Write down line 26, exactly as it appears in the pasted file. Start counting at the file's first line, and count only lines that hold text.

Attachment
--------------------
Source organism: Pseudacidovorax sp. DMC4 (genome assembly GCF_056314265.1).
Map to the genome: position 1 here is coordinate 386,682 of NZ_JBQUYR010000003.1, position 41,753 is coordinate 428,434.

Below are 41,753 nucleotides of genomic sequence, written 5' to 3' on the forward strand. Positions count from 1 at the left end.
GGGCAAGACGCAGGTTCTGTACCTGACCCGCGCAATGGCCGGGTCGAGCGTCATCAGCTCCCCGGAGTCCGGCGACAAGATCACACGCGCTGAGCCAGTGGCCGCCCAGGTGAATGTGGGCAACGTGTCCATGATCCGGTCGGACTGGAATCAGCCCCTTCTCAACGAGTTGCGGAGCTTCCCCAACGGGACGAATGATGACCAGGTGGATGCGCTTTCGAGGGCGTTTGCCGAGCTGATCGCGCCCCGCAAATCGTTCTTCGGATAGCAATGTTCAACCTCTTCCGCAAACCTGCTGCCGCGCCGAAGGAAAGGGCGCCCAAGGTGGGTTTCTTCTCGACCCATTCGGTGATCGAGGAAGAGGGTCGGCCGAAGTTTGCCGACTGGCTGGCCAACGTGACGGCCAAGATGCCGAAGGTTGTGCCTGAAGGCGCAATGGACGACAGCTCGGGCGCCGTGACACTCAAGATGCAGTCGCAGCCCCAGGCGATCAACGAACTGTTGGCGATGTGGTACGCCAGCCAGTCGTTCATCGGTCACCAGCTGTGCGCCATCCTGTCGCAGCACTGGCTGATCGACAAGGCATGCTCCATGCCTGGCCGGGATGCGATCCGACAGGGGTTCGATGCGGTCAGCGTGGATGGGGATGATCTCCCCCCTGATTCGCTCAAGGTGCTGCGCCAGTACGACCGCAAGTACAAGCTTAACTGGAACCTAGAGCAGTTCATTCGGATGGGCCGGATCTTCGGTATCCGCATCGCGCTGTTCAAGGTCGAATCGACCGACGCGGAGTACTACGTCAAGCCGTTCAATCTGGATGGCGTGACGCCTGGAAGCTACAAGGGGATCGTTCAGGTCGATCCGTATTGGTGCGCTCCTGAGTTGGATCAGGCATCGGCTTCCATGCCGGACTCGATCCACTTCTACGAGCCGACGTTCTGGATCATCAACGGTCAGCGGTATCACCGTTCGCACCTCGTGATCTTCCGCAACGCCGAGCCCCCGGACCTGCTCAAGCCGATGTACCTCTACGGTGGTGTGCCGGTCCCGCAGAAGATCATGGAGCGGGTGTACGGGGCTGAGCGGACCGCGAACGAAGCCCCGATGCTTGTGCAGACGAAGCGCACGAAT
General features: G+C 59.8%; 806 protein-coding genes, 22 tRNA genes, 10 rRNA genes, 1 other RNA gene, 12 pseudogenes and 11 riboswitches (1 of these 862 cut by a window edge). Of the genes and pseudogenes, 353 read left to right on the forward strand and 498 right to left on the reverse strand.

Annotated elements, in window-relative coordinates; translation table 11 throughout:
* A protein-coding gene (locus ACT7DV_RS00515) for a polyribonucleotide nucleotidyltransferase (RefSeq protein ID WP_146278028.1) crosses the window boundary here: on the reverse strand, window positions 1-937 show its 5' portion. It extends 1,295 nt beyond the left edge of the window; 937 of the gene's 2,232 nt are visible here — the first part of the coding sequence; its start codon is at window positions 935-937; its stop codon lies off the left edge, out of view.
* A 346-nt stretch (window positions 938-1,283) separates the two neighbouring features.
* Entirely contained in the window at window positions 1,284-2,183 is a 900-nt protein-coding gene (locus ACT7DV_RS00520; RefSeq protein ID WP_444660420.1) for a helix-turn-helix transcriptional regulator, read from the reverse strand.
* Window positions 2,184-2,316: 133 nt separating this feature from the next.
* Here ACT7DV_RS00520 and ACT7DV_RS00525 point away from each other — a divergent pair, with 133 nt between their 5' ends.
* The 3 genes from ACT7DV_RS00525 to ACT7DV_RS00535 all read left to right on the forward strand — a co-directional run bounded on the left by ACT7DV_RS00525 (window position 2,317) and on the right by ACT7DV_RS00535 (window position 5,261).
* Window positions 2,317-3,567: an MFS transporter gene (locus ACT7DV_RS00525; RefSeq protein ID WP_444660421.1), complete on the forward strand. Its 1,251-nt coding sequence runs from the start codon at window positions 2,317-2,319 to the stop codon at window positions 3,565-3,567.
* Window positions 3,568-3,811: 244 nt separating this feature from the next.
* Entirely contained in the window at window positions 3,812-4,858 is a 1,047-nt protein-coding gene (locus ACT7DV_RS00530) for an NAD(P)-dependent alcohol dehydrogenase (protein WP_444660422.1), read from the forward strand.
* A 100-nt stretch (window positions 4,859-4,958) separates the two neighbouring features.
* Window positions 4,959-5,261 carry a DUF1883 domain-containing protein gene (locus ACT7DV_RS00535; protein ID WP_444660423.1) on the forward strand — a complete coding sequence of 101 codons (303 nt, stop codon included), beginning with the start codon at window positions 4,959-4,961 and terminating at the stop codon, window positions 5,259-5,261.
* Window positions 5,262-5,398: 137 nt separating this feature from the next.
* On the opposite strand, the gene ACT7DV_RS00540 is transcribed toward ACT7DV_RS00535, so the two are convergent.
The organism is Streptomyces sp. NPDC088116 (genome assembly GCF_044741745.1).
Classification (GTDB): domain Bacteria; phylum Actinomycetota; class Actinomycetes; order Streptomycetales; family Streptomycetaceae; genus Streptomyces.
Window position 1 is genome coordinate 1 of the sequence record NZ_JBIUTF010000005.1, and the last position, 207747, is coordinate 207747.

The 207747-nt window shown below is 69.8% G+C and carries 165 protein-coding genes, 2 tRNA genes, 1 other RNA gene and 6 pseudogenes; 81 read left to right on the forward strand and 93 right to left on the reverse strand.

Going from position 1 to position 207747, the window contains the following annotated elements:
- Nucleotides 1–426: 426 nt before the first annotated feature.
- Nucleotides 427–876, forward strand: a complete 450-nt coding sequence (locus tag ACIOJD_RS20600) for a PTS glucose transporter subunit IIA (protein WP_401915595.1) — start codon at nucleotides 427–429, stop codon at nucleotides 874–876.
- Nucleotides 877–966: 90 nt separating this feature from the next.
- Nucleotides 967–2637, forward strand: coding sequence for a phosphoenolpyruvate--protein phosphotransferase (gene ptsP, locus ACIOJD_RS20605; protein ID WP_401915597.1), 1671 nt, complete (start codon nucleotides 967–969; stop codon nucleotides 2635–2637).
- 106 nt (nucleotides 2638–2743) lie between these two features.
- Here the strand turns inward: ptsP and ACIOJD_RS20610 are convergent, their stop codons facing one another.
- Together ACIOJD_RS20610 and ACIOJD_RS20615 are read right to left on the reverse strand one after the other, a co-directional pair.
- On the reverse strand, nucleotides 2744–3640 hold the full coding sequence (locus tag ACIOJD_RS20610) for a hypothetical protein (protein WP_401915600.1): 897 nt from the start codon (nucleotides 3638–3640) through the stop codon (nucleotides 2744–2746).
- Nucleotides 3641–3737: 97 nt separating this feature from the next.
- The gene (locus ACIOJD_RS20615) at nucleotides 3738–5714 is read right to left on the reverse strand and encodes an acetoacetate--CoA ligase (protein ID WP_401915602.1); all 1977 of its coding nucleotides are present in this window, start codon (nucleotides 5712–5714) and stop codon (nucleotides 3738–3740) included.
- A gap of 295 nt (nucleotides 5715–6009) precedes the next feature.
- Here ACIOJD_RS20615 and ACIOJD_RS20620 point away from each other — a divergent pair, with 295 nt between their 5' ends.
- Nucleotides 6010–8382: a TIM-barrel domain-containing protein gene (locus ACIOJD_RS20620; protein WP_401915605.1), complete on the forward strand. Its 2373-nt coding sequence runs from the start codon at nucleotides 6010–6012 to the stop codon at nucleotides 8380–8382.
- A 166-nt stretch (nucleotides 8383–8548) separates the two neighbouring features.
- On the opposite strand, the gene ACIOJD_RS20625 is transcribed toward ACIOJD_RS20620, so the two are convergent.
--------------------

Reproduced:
- Nucleotides 427–876, forward strand: a complete 450-nt coding sequence (locus tag ACIOJD_RS20600) for a PTS glucose transporter subunit IIA (protein WP_401915595.1) — start codon at nucleotides 427–429, stop codon at nucleotides 874–876.